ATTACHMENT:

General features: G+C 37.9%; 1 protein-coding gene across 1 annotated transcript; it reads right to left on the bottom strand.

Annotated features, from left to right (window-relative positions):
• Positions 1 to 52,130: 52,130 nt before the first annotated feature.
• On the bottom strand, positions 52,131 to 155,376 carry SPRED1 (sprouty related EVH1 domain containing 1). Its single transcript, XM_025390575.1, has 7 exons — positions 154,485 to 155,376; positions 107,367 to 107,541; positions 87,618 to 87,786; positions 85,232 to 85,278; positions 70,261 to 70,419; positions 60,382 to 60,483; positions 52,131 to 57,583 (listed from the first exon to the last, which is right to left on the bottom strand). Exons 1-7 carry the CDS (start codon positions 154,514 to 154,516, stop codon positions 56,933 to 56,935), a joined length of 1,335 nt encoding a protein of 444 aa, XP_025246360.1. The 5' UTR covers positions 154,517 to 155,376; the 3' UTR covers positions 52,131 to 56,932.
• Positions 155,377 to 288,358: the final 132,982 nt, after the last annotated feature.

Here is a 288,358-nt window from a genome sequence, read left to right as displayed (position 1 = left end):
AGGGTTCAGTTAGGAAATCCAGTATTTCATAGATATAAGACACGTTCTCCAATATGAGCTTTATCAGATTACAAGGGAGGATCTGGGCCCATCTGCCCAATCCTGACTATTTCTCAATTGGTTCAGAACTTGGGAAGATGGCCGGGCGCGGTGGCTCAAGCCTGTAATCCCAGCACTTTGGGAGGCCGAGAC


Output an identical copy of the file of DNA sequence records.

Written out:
General features: G+C 37.9%; 1 protein-coding gene across 1 annotated transcript; it reads right to left on the bottom strand.

Annotated features, from left to right (window-relative positions):
• Positions 1 to 52,130: 52,130 nt before the first annotated feature.
• On the bottom strand, positions 52,131 to 155,376 carry SPRED1 (sprouty related EVH1 domain containing 1). Its single transcript, XM_025390575.1, has 7 exons — positions 154,485 to 155,376; positions 107,367 to 107,541; positions 87,618 to 87,786; positions 85,232 to 85,278; positions 70,261 to 70,419; positions 60,382 to 60,483; positions 52,131 to 57,583 (listed from the first exon to the last, which is right to left on the bottom strand). Exons 1-7 carry the CDS (start codon positions 154,514 to 154,516, stop codon positions 56,933 to 56,935), a joined length of 1,335 nt encoding a protein of 444 aa, XP_025246360.1. The 5' UTR covers positions 154,517 to 155,376; the 3' UTR covers positions 52,131 to 56,932.
• Positions 155,377 to 288,358: the final 132,982 nt, after the last annotated feature.

Here is a 288,358-nt window from a genome sequence, read left to right as displayed (position 1 = left end):
AGGGTTCAGTTAGGAAATCCAGTATTTCATAGATATAAGACACGTTCTCCAATATGAGCTTTATCAGATTACAAGGGAGGATCTGGGCCCATCTGCCCAATCCTGACTATTTCTCAATTGGTTCAGAACTTGGGAAGATGGCCGGGCGCGGTGGCTCAAGCCTGTAATCCCAGCACTTTGGGAGGCCGAGAC